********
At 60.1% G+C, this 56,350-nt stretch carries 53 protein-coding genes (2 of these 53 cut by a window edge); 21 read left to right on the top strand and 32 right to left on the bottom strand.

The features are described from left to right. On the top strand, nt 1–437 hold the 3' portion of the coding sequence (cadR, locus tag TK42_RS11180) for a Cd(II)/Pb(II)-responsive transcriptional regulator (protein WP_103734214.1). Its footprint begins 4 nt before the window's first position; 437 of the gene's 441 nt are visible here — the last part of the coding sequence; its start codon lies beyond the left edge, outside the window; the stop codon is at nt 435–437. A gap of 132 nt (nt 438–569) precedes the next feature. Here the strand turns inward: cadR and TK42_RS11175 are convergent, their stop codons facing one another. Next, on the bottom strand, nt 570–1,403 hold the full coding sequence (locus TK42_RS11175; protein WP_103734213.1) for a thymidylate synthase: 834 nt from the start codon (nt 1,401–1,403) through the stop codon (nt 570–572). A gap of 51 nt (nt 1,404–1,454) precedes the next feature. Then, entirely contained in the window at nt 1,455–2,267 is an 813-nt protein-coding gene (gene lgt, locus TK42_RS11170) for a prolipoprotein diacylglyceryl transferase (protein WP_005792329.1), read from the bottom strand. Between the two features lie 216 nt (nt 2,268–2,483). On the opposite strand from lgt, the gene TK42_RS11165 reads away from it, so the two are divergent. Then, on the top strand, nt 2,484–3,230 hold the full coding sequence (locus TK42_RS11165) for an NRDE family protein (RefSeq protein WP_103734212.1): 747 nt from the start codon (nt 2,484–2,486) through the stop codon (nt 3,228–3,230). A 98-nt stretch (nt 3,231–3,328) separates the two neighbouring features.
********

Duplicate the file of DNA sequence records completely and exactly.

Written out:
At 60.1% G+C, this 56,350-nt stretch carries 53 protein-coding genes (2 of these 53 cut by a window edge); 21 read left to right on the top strand and 32 right to left on the bottom strand.

The features are described from left to right. On the top strand, nt 1–437 hold the 3' portion of the coding sequence (cadR, locus tag TK42_RS11180) for a Cd(II)/Pb(II)-responsive transcriptional regulator (protein WP_103734214.1). Its footprint begins 4 nt before the window's first position; 437 of the gene's 441 nt are visible here — the last part of the coding sequence; its start codon lies beyond the left edge, outside the window; the stop codon is at nt 435–437. A gap of 132 nt (nt 438–569) precedes the next feature. Here the strand turns inward: cadR and TK42_RS11175 are convergent, their stop codons facing one another. Next, on the bottom strand, nt 570–1,403 hold the full coding sequence (locus TK42_RS11175; protein WP_103734213.1) for a thymidylate synthase: 834 nt from the start codon (nt 1,401–1,403) through the stop codon (nt 570–572). A gap of 51 nt (nt 1,404–1,454) precedes the next feature. Then, entirely contained in the window at nt 1,455–2,267 is an 813-nt protein-coding gene (gene lgt, locus TK42_RS11170) for a prolipoprotein diacylglyceryl transferase (protein WP_005792329.1), read from the bottom strand. Between the two features lie 216 nt (nt 2,268–2,483). On the opposite strand from lgt, the gene TK42_RS11165 reads away from it, so the two are divergent. Then, on the top strand, nt 2,484–3,230 hold the full coding sequence (locus TK42_RS11165) for an NRDE family protein (RefSeq protein WP_103734212.1): 747 nt from the start codon (nt 2,484–2,486) through the stop codon (nt 3,228–3,230). A 98-nt stretch (nt 3,231–3,328) separates the two neighbouring features.